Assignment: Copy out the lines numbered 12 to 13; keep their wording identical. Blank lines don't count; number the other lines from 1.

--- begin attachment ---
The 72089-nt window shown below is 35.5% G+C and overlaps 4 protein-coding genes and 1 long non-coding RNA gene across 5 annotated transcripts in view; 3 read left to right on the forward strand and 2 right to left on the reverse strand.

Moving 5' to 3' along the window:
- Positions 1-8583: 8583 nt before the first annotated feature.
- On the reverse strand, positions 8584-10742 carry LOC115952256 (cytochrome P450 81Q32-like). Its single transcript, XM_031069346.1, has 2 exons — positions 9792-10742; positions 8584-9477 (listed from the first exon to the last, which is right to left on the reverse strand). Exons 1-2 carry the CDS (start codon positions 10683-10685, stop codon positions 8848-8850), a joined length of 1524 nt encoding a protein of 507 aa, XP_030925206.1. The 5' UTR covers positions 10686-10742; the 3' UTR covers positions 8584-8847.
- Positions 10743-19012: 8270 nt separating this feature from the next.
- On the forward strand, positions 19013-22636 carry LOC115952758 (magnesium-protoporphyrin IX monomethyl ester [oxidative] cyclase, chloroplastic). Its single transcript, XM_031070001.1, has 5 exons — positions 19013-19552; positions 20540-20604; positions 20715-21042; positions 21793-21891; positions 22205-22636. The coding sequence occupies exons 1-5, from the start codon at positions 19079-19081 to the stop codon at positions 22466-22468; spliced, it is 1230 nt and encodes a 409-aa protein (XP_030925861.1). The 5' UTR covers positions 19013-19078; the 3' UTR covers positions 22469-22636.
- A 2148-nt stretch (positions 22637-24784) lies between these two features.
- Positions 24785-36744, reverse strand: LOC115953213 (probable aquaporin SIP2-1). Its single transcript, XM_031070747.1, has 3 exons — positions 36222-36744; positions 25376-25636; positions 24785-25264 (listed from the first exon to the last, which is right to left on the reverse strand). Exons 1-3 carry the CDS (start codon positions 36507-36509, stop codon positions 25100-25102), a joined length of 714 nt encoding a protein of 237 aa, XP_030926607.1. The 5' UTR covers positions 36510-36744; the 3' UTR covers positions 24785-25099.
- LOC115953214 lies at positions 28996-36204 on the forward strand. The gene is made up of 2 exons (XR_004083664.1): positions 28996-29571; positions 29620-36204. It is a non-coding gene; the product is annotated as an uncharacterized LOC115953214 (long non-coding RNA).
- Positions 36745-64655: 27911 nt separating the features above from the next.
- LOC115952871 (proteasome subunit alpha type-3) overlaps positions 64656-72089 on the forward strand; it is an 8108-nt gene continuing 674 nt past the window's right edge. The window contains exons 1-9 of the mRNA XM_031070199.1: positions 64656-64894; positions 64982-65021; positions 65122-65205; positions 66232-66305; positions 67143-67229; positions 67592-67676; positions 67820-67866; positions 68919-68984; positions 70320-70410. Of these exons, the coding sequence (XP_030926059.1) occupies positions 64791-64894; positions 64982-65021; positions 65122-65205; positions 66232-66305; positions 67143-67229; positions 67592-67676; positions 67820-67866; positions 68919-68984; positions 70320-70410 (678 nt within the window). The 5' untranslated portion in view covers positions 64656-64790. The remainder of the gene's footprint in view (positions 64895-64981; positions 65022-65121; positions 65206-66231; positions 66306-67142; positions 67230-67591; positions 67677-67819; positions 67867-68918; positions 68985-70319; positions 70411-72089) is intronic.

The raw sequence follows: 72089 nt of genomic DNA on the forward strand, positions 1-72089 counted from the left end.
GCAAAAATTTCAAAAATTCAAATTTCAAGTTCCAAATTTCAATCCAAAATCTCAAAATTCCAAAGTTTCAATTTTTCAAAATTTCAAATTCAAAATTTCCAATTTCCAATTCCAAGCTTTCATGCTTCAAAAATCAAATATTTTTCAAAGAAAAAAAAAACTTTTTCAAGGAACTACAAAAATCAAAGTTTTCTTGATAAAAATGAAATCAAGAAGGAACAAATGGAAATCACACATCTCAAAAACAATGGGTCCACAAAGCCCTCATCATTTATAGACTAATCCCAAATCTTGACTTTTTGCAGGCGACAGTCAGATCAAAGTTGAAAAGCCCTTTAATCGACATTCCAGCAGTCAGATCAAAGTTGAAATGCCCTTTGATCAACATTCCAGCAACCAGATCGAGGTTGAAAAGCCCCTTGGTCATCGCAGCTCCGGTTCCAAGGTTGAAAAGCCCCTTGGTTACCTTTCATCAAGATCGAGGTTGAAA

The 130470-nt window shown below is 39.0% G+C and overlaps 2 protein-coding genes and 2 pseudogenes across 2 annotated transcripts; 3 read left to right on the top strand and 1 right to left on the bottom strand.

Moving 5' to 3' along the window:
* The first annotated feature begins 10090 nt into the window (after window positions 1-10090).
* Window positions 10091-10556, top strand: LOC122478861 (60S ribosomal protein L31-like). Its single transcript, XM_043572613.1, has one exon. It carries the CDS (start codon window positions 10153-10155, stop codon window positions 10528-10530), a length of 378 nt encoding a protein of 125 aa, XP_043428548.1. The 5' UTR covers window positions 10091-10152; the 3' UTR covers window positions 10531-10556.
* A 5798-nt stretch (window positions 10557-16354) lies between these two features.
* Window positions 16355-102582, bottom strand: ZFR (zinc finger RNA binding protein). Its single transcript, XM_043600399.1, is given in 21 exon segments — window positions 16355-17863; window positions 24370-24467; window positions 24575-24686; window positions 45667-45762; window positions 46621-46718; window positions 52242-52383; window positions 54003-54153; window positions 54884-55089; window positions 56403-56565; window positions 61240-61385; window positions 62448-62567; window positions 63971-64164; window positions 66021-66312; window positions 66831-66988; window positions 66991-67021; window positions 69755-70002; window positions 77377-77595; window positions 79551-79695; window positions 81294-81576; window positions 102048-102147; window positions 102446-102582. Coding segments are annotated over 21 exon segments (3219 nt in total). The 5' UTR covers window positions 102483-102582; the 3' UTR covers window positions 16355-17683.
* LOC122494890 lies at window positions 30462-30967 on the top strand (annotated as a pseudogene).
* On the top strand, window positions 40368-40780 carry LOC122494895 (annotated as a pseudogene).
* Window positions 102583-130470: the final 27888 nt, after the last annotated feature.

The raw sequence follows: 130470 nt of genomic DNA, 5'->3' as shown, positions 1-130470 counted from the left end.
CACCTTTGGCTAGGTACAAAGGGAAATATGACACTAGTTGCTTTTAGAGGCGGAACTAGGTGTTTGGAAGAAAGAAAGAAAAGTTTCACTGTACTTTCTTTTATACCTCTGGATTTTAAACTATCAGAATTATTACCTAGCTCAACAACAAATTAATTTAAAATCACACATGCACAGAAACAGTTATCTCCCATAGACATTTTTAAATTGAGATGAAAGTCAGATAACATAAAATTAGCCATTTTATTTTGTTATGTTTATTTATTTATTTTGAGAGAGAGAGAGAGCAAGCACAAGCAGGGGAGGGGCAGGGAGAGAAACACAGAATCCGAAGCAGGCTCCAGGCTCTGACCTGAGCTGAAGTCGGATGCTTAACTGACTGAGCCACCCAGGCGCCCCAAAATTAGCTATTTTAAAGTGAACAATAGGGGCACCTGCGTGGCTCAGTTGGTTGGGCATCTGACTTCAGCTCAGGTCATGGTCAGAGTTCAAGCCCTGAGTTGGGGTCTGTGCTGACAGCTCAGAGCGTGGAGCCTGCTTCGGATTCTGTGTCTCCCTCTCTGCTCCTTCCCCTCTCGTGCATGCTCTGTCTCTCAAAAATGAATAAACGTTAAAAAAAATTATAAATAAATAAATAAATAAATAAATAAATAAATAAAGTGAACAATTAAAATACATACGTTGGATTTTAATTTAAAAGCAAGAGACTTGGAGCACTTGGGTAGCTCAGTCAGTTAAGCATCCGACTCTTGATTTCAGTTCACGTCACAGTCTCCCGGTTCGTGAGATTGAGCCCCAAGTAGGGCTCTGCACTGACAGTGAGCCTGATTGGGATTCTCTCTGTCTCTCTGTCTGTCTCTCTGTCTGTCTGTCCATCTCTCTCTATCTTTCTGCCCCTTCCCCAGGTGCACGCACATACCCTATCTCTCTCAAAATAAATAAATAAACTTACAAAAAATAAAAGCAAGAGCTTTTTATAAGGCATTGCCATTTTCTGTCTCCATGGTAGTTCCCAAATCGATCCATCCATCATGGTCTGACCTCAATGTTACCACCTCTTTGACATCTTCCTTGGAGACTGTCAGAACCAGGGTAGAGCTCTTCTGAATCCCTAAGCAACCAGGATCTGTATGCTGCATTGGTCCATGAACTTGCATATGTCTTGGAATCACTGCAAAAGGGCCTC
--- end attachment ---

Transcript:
The raw sequence follows: 72089 nt of genomic DNA on the forward strand, positions 1-72089 counted from the left end.
GCAAAAATTTCAAAAATTCAAATTTCAAGTTCCAAATTTCAATCCAAAATCTCAAAATTCCAAAGTTTCAATTTTTCAAAATTTCAAATTCAAAATTTCCAATTTCCAATTCCAAGCTTTCATGCTTCAAAAATCAAATATTTTTCAAAGAAAAAAAAAACTTTTTCAAGGAACTACAAAAATCAAAGTTTTCTTGATAAAAATGAAATCAAGAAGGAACAAATGGAAATCACACATCTCAAAAACAATGGGTCCACAAAGCCCTCATCATTTATAGACTAATCCCAAATCTTGACTTTTTGCAGGCGACAGTCAGATCAAAGTTGAAAAGCCCTTTAATCGACATTCCAGCAGTCAGATCAAAGTTGAAATGCCCTTTGATCAACATTCCAGCAACCAGATCGAGGTTGAAAAGCCCCTTGGTCATCGCAGCTCCGGTTCCAAGGTTGAAAAGCCCCTTGGTTACCTTTCATCAAGATCGAGGTTGAAA